Whether it’s a gig, a side job, or your primary business, marketing is crucial to getting the word out about what you offer. But in the chaos of accounting, networking, and the actual job itself, marketing can get forgotten, feeling like a low priority in the scope of other things. It also can get expensive, and it’s tricky to know what’s a good investment of (sometimes very very limited) marketing funds. Everything on this list is free and designed to not only get your business in front of customers, but give you the information to better market yourself and your business.
Tell Your Story Across Platforms
The biggest challenge of being a “doer” can be framing what you do and proving its value for potential clients. This is especially true when you’re selling a service and not physical goods. But just like any store, your business has and needs a story. Dare I say a vibe. Your social media, website, and email signature should all have a similar look. Use your website’s About page to tell potential clients how you got started, what you bring to the table, and what your goals for collaboration are. It can be simple and clear, but you should have a message or elevator pitch that tells the client:
Speaking of websites-- even if you’ve built it, and it’s got your story and contact information, have you optimized it? For starters, I recommend you claim as many profiles online as possible, Yelp, Google, Facebook, etc. Even if you provide services to clients in any part of the nation or world, having a “home” online helps build your SEO profile.
SEO sounds really complicated, but the shorthand is that you want your website to be one of the most visible when people do a web search for your name or your service. Some websites offer plugins for this (Wordpress has Yoast SEO for example), but you also can teach yourself about how to maximize your website and digital footprint for free. You’ll be casting a wider net online and showing up in more searches.
Look at your data
Most conversations about marketing include marketing data and analytics, but it’s hard to know what the numbers you’re looking at mean and how to use them. For data like advertising, whether it’s on Facebook, Google, or Yelp, each ad will have the amount of views and clicks recorded so that you can determine if the ad is helping your business. A great research option is a survey of your clients to see how they heard of you. If you’re getting clients from ads, paid advertising might be worth keeping in the budget.
There’s also market research that you can use to create a profile for your ideal client and how to reach them. If you’re running a kayak business where the primary clientele are lesbians in their 50’s who like to do paddleboard yoga, that’s going to influence your marketing and approach.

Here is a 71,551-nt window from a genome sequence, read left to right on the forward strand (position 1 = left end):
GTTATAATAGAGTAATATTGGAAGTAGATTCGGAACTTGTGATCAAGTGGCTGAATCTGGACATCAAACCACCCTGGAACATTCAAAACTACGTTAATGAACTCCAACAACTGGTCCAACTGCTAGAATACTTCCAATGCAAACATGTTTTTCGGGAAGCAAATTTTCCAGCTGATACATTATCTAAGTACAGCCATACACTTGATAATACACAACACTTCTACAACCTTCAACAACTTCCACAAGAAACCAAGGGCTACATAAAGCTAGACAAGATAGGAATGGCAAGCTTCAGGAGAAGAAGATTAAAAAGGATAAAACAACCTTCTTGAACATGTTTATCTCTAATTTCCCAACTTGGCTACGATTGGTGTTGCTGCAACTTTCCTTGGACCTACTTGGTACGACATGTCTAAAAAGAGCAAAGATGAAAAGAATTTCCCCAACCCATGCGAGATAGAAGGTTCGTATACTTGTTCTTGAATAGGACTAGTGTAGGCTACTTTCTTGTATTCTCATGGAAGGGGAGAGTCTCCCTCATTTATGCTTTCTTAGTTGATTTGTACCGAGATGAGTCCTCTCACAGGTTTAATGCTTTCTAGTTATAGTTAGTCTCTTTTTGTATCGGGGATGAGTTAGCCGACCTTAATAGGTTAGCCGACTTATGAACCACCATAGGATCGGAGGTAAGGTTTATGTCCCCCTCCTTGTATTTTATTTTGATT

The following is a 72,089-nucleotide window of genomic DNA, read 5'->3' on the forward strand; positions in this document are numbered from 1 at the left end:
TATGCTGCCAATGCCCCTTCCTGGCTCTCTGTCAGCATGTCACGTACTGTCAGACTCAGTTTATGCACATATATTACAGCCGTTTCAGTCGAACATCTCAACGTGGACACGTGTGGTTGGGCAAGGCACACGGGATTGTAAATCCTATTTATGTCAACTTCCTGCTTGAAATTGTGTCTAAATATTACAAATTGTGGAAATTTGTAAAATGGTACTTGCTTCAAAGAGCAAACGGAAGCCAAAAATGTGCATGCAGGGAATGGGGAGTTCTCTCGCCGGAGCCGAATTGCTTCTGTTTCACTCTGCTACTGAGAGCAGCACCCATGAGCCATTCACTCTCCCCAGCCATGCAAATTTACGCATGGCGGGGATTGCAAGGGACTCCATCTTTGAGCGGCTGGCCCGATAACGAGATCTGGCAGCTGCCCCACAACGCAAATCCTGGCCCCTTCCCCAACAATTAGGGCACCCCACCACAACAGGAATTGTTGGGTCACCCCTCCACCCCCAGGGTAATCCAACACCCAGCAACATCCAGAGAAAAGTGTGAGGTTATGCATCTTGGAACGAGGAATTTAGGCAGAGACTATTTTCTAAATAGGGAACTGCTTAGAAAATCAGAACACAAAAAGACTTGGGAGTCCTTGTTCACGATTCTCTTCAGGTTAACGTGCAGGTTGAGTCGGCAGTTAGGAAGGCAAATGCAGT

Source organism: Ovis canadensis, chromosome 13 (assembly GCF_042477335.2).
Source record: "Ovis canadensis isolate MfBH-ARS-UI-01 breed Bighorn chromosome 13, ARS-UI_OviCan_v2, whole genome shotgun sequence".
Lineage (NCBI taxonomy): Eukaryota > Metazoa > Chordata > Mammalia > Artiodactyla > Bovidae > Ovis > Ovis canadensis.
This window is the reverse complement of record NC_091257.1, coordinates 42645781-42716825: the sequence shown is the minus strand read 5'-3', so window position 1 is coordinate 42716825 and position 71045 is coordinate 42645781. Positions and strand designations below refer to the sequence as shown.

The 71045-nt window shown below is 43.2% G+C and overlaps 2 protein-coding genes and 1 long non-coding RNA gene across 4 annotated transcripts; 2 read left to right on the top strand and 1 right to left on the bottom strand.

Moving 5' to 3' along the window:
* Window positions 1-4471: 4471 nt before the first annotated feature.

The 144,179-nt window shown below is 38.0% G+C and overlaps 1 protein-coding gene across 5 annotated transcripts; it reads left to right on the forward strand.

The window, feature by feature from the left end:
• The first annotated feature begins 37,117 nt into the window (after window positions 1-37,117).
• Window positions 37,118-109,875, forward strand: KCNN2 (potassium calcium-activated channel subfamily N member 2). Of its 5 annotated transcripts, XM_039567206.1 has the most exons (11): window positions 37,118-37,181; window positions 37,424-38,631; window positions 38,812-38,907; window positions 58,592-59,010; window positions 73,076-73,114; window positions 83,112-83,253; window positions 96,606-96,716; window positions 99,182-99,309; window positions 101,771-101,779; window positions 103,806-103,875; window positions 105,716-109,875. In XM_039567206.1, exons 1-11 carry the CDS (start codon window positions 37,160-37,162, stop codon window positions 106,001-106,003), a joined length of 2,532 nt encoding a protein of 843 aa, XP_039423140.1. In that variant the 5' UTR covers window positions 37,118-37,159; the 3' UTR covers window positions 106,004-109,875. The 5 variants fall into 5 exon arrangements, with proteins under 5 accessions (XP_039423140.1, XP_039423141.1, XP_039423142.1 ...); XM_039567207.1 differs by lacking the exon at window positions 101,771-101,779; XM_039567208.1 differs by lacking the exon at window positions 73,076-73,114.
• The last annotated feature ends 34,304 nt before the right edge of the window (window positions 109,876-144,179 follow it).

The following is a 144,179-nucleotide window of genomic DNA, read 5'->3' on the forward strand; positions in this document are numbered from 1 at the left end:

There’s many free resources for marketing trends, and research like this can be developed into a marketing plan in the event you want to expand your business.
Ask for Review and Referrals
The best marketing is always word of mouth, and reviews can be put on your website, used as social media content, and stored on high-traffic sites like Google Business, Yelp, and Facebook. Having reviews also boosts your visibility in searches. Asking for referrals can feel awkward, but most clients will be happy to pass on your information. Include the ask in your email signature, thank you notes to clients, or on invoices.
Create an Email Newsletter
Monthly email marketing helps your name stay relevant to potential repeat clients , build a network, and allows you to share your successes and good news
Depending on the type of business you have, you can share resources and articles you find relevant, fun videos, cool photos - anything that your clients might appreciate. It doesn’t all have to be specifically about work either, lifestyle newsletters are really popular and the experience of hearing from you personally might be what sells your services to your clients.
Depending on which platform you use, you might be able to pull open rates and analytics from your emails (Mailchimp is especially great for first-time email marketers). This data helps you refine your subject line technique, which days people are more likely to open, and the amount of engagement with your content.
Although marketing can feel like something at the bottom of your to-do list, once you learn which strategies generate repeat customers and sales, it can become a true joy. The best marketing is the kind that feels natural to you. Try a few strategies, and be sure to track your progress with clear goals. After some time has passed, lean into the methods that work, and refine or let go of those that aren’t. Either way you’ll know more about your customers and what works for your business.
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